FIGURE 6. Bit-bang Test output 0x55 on Dbus.
To demonstrate the C bus, rewire the circuits shown in Figures 4 or 5 as shown in Figure 7.
FIGURE 7. Schematic CBUS to LEDs.
Toggle the ‘Use D Bus’ menu item so that it reads ‘Use C Bus’. The D bus groupBox will be disabled while the C bus groupBox will be enabled, as shown in Figure 10. This should behave exactly as the D bus demo.
FIGURE 8. Bit-bang test.
Before beginning this, note that the eight-position DIP switch is numbered left to right (1, 2, 3, 4, 5, 6, 7, 8). We will ignore those numbers and think of it as a binary sequence with the least bit on the right, and thus numbered 7, 6, 5, 4, 3, 2, 1, 0. This will further our confusion, making this experiment even more like the real world.
We will wire the pins to a 2.2K ohm resistor to ground and to the switch that when open will connect the pin directly to ground, and when closed will connect the pin to VCC.
Rewire the breadboard according to the Figure 9 schematic which should look something like Figures 10 or 11.
FIGURE 9. Schematic DBUS to DIP switch.
In the bit-bang test program, click on all the buttons on the top row of the D bus groupBox to convert each pin to an input as shown in Figure 12.
FIGURE 12. Bit-bang test read Dbus.
By now you know the drill, so wire up things for the C bus and run the test as shown in Figures 13 and 14.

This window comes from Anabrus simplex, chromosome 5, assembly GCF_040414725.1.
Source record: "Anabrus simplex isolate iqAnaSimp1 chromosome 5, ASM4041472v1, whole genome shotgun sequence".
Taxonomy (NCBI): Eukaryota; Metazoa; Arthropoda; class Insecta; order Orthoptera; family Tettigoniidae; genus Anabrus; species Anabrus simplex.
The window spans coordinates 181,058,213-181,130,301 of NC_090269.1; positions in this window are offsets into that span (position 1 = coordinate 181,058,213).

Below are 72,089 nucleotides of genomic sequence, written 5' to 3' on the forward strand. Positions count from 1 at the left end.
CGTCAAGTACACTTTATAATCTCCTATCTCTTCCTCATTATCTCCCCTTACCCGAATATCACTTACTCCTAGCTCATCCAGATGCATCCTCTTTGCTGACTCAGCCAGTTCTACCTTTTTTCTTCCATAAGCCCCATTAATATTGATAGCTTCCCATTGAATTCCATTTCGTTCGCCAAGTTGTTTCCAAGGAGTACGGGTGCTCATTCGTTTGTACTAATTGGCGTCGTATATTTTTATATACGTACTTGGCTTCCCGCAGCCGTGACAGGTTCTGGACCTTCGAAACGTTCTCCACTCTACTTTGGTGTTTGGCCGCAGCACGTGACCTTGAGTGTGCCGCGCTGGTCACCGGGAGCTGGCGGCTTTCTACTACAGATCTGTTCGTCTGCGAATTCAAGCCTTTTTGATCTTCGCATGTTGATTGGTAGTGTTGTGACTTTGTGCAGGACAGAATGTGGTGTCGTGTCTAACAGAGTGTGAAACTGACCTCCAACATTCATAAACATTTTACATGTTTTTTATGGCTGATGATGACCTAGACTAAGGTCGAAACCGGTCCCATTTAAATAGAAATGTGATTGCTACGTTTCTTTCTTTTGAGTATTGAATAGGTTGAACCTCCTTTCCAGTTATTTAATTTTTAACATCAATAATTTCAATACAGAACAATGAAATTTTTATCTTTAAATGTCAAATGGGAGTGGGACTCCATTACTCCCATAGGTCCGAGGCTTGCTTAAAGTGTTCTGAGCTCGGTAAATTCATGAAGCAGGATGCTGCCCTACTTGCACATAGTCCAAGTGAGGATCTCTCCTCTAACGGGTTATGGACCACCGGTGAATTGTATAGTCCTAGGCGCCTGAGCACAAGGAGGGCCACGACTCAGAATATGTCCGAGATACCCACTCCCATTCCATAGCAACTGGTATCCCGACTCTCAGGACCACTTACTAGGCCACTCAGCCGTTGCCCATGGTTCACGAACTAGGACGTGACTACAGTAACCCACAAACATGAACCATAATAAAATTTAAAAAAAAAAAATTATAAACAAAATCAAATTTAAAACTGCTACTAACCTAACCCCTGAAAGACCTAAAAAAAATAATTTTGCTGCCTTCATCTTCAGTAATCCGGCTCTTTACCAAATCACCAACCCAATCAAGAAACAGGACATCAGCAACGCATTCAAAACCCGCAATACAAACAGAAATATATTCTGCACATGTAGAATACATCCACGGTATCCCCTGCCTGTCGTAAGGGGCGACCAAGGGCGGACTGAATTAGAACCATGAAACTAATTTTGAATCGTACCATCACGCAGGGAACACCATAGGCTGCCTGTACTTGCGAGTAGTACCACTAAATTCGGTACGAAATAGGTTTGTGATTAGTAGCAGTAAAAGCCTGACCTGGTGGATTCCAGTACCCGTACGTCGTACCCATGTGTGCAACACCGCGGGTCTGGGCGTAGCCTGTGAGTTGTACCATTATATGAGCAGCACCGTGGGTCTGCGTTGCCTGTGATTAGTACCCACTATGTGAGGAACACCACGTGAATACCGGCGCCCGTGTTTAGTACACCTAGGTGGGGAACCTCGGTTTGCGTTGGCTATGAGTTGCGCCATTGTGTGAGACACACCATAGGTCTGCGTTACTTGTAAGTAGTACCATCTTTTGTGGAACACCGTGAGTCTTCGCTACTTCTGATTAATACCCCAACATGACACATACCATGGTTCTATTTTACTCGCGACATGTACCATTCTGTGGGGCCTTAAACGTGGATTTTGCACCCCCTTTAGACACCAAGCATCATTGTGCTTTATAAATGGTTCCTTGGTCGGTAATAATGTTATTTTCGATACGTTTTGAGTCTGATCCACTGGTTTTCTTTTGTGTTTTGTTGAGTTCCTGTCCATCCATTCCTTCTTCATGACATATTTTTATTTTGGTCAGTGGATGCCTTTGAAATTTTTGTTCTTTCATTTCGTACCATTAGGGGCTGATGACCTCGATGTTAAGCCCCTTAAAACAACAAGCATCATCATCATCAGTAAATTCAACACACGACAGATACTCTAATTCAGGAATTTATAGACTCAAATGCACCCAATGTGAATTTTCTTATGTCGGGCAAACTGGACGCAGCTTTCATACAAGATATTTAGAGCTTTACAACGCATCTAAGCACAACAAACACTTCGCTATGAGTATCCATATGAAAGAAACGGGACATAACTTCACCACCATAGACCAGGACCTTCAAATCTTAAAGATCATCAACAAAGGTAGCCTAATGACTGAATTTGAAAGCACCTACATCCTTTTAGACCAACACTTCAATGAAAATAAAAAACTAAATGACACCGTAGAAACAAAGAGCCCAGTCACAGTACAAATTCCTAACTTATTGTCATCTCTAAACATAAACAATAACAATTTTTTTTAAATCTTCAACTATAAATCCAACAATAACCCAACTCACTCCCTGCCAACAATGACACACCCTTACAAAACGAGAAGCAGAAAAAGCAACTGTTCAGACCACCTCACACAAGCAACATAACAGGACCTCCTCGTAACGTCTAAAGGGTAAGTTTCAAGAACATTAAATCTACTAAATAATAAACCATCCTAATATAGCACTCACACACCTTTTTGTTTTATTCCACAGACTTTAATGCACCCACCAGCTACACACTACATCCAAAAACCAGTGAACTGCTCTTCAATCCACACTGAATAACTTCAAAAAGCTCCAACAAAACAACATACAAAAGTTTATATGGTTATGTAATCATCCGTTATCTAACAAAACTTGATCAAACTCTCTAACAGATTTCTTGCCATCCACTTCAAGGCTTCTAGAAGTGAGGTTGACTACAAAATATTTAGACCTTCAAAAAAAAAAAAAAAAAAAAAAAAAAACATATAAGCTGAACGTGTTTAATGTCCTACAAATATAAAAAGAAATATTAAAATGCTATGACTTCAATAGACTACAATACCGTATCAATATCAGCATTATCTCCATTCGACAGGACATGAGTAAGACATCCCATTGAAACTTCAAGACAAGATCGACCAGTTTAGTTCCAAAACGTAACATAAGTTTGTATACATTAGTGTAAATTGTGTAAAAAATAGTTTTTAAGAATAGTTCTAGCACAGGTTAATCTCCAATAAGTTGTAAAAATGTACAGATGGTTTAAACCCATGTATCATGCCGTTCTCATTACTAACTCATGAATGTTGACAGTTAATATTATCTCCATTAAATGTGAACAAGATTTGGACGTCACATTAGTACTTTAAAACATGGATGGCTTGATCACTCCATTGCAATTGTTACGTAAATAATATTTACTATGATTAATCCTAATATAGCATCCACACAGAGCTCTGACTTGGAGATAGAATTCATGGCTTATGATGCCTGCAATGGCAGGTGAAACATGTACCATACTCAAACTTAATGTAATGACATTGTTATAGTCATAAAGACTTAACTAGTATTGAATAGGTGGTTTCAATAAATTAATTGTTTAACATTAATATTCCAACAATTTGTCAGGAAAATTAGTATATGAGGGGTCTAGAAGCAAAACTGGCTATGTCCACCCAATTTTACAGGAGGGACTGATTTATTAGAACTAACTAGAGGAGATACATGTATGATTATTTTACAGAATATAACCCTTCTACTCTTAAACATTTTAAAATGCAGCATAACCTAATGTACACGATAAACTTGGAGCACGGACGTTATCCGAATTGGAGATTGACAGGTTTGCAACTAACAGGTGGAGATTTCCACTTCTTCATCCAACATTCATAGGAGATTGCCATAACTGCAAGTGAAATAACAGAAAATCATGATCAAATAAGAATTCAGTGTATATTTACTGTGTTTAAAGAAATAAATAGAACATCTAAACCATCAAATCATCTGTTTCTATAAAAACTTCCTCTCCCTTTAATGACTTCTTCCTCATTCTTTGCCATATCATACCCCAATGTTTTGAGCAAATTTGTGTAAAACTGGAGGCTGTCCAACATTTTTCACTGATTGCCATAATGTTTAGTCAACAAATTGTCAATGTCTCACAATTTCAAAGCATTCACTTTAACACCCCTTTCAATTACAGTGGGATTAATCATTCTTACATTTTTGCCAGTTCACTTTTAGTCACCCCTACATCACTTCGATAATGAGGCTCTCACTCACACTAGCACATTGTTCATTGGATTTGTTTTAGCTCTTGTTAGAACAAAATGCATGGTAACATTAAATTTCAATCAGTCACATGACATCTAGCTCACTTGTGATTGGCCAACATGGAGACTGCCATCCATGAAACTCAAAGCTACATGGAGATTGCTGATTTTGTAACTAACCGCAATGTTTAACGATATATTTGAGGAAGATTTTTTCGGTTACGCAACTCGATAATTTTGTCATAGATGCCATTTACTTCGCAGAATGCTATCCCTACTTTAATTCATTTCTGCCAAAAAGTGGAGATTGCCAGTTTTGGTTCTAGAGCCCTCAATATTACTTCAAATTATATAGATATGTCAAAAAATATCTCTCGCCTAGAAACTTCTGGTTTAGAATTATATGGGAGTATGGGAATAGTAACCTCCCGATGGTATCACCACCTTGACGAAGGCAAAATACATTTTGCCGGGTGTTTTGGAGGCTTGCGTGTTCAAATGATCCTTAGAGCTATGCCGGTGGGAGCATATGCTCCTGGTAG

FIGURE 13. Schematic CBUS to DIP switch.
Instead of showing this for all three FT232R PCBs, we’ll just show the BBUSB.
Well, all that was cool, but how about we use all this for something really useful — like a USB based very small scrolling message sign? Okay, coming right up!
You can get the seven-segment test application shown in Figure 16 from the downloads. This program will allow us to set or clear each segment, select a character to show from a font matrix, show the whole font one character at a time, and output the classic ‘HELLO WORLD’ at the press of a button.
FIGURE 15. World’s smallest moving message sign?
We have a feature that allows us to enter a string of up to 64 characters and have them scroll on the seven-seg LED by flashing each character in sequence. Some folks think you need to show at least six characters or so at one time and to show a longer message, you need to scroll the characters. While that is certainly easier to read, using one seven-seg LED will get the message across if the reader pays attention.
FIGURE 17. Seven-segment LED pin-out.
Note that although this is a seven-segment LED, it actually has eight segments when you include the decimal point, so one byte can be used to code each segment on or off.
FIGURE 18. Schematic DBUS to seven-segment LED.
TABLE 1. DBUS to seven-segment LED pin connections.